How to Petition a Court to Open Adoption Records
By Laura Simpson
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There can be many reasons that a person wants to petition a court in order to open up their adoption records. Some feel that they are entitled to the information being hidden within the court system. Others may be suffering from an illness brought on by the stress of a closed adoption. Open adoption records can provide the adopted with medical information and information identifying their biological relatives. It is important to petition the court for this information if you believe it can improve the quality of your life. Do not get caught up on the complexities of the court system. Filing a petition is, in most circumstances, a very common process to undertake.
Find out in which court your adoption files are located, as this is the court you will need to be petitioning. The name and location of the court can most likely be found on finalized copies of your adoption papers.
Visit the court and ask which forms need to be filled out in order to file a petition to open your adoption records. Take all relevant information with you when filing the forms out; birth certificate and adoption records on hand. If you feel more comfortable using a lawyer, you may, although it is not usually necessary.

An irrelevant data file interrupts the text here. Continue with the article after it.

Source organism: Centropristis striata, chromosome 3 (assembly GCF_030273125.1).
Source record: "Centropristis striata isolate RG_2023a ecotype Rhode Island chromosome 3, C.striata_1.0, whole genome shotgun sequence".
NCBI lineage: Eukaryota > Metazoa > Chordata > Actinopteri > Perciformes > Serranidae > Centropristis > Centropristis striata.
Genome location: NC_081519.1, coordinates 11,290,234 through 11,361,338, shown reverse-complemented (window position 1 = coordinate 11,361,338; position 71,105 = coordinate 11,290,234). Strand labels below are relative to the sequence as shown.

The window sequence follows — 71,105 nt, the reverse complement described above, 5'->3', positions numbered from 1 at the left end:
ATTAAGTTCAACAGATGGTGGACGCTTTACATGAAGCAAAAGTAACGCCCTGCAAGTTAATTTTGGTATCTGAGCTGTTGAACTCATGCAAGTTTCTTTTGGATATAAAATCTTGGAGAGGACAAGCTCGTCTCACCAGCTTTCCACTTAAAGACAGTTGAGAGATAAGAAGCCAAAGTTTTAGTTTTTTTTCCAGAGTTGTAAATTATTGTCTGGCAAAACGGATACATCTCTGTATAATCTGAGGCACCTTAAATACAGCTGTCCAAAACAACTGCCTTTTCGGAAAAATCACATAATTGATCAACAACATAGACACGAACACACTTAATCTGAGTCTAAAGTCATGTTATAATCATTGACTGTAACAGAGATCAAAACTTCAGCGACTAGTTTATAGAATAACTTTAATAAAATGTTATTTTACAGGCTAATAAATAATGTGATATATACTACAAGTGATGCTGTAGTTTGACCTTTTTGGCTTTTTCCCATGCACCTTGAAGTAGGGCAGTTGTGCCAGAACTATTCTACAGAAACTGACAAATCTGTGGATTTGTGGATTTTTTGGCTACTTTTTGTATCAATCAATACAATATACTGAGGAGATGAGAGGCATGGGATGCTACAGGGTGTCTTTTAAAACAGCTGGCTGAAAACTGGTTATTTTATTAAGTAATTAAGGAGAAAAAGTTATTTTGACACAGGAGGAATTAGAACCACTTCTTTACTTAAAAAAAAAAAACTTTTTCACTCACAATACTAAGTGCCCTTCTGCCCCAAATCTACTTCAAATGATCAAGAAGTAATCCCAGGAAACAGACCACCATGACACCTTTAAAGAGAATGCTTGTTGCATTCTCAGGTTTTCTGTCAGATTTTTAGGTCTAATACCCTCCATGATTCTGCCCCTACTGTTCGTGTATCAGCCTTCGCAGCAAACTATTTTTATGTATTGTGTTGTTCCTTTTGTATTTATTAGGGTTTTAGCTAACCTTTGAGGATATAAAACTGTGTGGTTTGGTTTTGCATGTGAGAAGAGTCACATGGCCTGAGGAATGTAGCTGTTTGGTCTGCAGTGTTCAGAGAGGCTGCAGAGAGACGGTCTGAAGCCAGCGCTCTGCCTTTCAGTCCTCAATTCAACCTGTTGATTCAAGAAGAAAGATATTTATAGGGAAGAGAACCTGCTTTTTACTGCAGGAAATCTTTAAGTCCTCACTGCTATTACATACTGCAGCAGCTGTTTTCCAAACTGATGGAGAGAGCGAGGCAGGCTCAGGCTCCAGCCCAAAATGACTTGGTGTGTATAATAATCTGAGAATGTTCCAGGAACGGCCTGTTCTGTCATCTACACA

Read More: How to Get a Certified Copy of Adoption Papers
Fill out the court forms fully and truthfully. They will most likely ask why you want your adoption files opened. State your reason in a written response and include this with the forms. Return all forms and statements to the court office.
At the hearing, a judge will decide to keep your records closed or to open them. A judge can also decide to partially open your records, providing you with non-identifying information. This can be helpful in the event that you are looking for medical information in your family history ,but not necessarily identifying information as to your biological family. If you appear in person before a judge at your hearing, you might bolster your chances at obtaining the records you desire, as a judge can ask questions.
Laura Simpson began writing in 2010. She has been published on various websites, specializing in politics, music and child development. Simpson holds a Bachelor of Arts in political science with minors in psychology and music from Indiana University.